“I got the censor button on a hundred million times…”
Who does a post-heat interview better than Mason Ho? No one, right? He vibrates like a little dog!
His shaper Matt Biolos describes him as “a saviour from the fucking corporate, straight-laced, uptight, fucking, pre-planned-interview-answer surfing world we live in today.”
So what’s the secret? What makes a kid who grew up at Sunset Beach so lucid when he gets a microphone jammed under his chin?
These, and more questions, I threw at Mason a few hours ago as he reclined, sipping tea, at his Bird Rock rental, near Bells Beach. It was a lay-day for the Rip Curl Pro, maybe the first of a few, and the interviewer finds his subject full of gusto…
BeachGrit: How do you make an interview good?
Mason: If you want me to be completely honest, my sister scolded me pretty gnarly yesterday about my interviews so from what she said, I need to…answer… the questions. She told she saw a guy rolling his eyes behind me. I told her, “Coco, you must understand, I don’t care about the guy rolling his eyes. You must understand I’m just saying exactly what I’m thinking and I’m thinking a lot of stuff but I’m not saying all of it because I want to be a good role model.” I just want to be good. I want everything happy and good. Everything I’m thinking…is…happy and good but I don’t want to sound too happy and too good.
BeachGrit: Y’got a censor button? It don’t seem like it.
Mason: I got the censor button on a hundred million times. But then, I still want to express myself.
BeachGrit: Do you fizz with nervous energy when the microphone appears?
Mason: No, I’m just so happy and trying to catch my breath. My dad was saying the other day, when you go into a heat, you’re like an artist and you get this little bit of time to out there and do all your paintings. Uh, oh… I’m doing exactly what Coco said. I’m not answering the questions again. Where was I going with that?
BeachGrit: I like it. When you surf a heat, you’re like an artist.
Mason: You could liken it to a cooking show. The chefs have the hour to cook their meal with the certain materials. We go out in the water and our boards are our knives. And it is like painting. You paint whatever you want and then you show it to the judges. When I try to explain to my dad about the art on my boards, he always tells me not to forget the black pin-ines. It’s an analogy for surfing heats. Get arty but don’t forget the basic and fundamental things.
BeachGrit: Tell me something we don’t know about you and Bells…
Mason: Well, that first heat, I actually used one of Dad’s boards. It was a four-fin and I’m…over… four fins and he only rides four fins. It was this funny little board he had. I barely squeaked through the heat and I didn’t rip it, I didn’t look awesome, but it was a big heat. Jeremy Flores is super gnarly, I have so much respect for him, but I squeaked through on Dad’s board. He was so stoked afterwards, “You made it through on my board! A four fin!” I said, “I will not ride that thing again.”
The next day he was, like, “I’m going to the surf shop to get you a board (the waves had doubled in size).” He called up Neil (Ridgway, Rip Curl) and Neil said, go grab any boards you want, so Dad went in and grabbed a board off the racks. It was this six-o by 19, numbers I don’t use, got it all ready, he was psyching on it, and it was a really good board. I made the next heat and after that we were so stoked. It was such a team thing. I didn’t get to say that in any of the interviews. None of ‘em asked questions like that.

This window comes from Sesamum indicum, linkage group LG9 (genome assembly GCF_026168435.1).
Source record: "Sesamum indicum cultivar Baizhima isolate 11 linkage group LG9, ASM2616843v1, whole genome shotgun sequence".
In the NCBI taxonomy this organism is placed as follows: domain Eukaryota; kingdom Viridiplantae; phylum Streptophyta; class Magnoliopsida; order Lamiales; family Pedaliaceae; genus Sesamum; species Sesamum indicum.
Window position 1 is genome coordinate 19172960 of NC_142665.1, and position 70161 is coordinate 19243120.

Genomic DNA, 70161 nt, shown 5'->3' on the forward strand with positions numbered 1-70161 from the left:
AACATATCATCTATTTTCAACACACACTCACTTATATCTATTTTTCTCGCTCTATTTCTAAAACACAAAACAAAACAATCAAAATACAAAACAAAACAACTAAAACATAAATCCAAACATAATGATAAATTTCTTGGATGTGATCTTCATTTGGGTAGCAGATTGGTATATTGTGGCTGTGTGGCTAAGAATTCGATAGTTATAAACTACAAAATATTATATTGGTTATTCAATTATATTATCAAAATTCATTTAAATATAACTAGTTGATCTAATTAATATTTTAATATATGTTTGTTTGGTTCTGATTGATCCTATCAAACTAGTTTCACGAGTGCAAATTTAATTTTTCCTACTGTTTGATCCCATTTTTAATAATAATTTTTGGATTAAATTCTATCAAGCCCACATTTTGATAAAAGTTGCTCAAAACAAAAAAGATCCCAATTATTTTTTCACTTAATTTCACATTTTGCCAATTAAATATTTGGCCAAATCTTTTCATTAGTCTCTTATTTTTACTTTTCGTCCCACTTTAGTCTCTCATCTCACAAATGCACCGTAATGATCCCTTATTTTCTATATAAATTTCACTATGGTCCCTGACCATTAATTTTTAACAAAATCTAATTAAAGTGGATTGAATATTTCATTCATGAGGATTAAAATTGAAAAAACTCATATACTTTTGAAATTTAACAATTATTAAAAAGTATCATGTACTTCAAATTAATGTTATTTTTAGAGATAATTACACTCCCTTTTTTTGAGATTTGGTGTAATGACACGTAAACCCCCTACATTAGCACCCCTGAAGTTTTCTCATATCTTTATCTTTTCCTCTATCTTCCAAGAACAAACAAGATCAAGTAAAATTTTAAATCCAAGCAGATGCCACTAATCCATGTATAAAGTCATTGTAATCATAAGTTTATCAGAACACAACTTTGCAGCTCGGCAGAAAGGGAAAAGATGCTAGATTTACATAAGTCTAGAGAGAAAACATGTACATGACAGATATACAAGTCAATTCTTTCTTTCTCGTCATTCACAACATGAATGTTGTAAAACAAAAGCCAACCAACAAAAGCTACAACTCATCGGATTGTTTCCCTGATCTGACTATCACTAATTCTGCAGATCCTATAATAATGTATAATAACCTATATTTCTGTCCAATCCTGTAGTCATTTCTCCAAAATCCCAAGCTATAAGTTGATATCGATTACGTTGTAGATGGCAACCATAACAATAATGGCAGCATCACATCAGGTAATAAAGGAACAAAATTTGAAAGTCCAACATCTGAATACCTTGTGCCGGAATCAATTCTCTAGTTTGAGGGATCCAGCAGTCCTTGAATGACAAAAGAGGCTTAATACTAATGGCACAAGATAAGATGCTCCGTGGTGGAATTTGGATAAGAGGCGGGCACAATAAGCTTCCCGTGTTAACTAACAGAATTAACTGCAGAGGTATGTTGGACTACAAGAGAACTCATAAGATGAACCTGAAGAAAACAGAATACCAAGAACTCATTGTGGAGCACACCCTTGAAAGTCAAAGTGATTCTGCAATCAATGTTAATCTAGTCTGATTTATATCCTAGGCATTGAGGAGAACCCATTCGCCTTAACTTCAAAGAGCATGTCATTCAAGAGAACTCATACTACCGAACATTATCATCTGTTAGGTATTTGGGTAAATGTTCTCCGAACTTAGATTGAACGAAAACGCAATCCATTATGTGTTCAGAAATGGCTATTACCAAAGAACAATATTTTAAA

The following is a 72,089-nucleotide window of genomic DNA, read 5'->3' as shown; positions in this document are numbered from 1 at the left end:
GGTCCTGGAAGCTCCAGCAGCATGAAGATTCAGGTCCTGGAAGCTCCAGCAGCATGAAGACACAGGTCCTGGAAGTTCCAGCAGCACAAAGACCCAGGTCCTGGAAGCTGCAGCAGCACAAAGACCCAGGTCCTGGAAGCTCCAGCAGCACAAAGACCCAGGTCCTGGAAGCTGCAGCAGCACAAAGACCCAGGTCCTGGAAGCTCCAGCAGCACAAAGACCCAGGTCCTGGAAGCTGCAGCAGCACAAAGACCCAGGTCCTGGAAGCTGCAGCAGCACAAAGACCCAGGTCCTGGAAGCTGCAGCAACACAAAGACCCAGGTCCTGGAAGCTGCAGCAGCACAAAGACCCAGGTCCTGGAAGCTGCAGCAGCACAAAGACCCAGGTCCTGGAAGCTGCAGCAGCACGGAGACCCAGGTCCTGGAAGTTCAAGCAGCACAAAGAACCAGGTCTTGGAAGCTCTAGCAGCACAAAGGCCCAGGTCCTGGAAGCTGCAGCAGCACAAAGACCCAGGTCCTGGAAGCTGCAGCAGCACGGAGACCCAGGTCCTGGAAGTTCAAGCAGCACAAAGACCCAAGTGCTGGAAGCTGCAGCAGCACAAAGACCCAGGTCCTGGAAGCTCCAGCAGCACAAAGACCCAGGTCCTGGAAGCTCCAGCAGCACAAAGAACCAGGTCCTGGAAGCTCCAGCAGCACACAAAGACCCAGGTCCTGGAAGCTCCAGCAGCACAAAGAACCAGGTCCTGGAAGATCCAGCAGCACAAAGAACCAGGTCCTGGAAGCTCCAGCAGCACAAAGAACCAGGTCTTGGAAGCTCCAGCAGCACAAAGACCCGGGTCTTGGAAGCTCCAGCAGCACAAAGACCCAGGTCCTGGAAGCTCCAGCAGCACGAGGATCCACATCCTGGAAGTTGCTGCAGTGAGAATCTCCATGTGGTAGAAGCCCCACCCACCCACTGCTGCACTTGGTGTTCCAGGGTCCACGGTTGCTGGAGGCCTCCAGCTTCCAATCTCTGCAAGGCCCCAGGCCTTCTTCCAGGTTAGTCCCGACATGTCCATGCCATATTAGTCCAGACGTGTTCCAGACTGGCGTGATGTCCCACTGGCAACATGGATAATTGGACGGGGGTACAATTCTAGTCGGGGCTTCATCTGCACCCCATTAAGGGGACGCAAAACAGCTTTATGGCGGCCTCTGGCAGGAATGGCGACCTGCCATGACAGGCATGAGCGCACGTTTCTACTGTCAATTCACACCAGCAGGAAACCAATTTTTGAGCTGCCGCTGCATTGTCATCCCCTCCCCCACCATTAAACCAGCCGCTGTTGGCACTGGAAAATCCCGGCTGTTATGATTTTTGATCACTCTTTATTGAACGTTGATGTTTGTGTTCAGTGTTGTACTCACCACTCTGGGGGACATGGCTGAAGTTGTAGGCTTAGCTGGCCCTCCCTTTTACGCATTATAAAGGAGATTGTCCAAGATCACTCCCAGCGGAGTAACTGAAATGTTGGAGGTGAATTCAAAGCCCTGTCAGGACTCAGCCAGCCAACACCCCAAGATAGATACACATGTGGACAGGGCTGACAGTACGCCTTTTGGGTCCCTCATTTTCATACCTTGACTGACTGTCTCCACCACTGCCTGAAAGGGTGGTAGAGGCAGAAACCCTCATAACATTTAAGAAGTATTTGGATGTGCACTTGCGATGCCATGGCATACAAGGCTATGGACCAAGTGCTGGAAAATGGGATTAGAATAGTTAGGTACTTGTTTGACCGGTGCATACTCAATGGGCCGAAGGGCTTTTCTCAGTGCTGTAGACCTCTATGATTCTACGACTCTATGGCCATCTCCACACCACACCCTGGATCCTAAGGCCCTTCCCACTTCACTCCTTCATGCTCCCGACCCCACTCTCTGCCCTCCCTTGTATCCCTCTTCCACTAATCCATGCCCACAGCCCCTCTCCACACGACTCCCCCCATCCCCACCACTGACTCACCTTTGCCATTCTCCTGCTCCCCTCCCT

BeachGrit: I always feel like y’get wrapped up too quickly.
Mason: I think they’re saving me from myself. Sometimes I feel like I’m in a heat. You warm up, then the gold starts coming out a little later.
BeachGrit: Is there a pressure now to come up with something good?
Mason: Nah, I mean, it’s cool when you get to, but I just try to get in and get out of here. It’d be a dream to sound more like uncle Derek (1993 world champ Derek Ho). One time we were at the bar after I’d lost a heat at the US Open, and some guy said, “Bummer you lost out there. Why did you lose?”
Uncle Derek looks at him and says, “You know what? We never lose, sometimes we just run out of time!” I was right there, bingo, and I instantly ironed that thing into my head!
BeachGrit: You’ve been in a few CTs now. What are you feeling? Is it everything you ever imagined?
Mason: It’s not my biggest thing, sometimes, in the moment, when I’m in the contest and being interviewed and shit, it’s huge for me, which it is, but it’s not the top top top. The top priority is family. Competing’s a cool little thing to keep me healthy.
BeachGrit: Bells. Damn, that’s a tough wave. What risks will you take to win?
Mason: The only risk is really trying to crank it harder, wrap it harder, and draw little different lines.
BeachGrit: Talk about different lines.
Mason: At Bells, it’s part of looking at the whole. At every part of the wave there’s always the warbles. It’s fun to see these warbles all around, you’re bottom turning and stuff’s coming up and sideways. Sometimes you can connect ‘em all together, you see a little warble on the bottom and you crank it off that one a little, or softly go off it, one long line, then you’re up in the lip, there’s a cross wedge in the lip, a little tight pocket you see. If you’re an inch off it, you’re not going to do it as good as you want. When you’re into the little things, I feel like the surfing is sick. It’s sick you’re in the bubble, you’re gauging how much power you want.
And then, when you really really do it, dude, it looks… nice.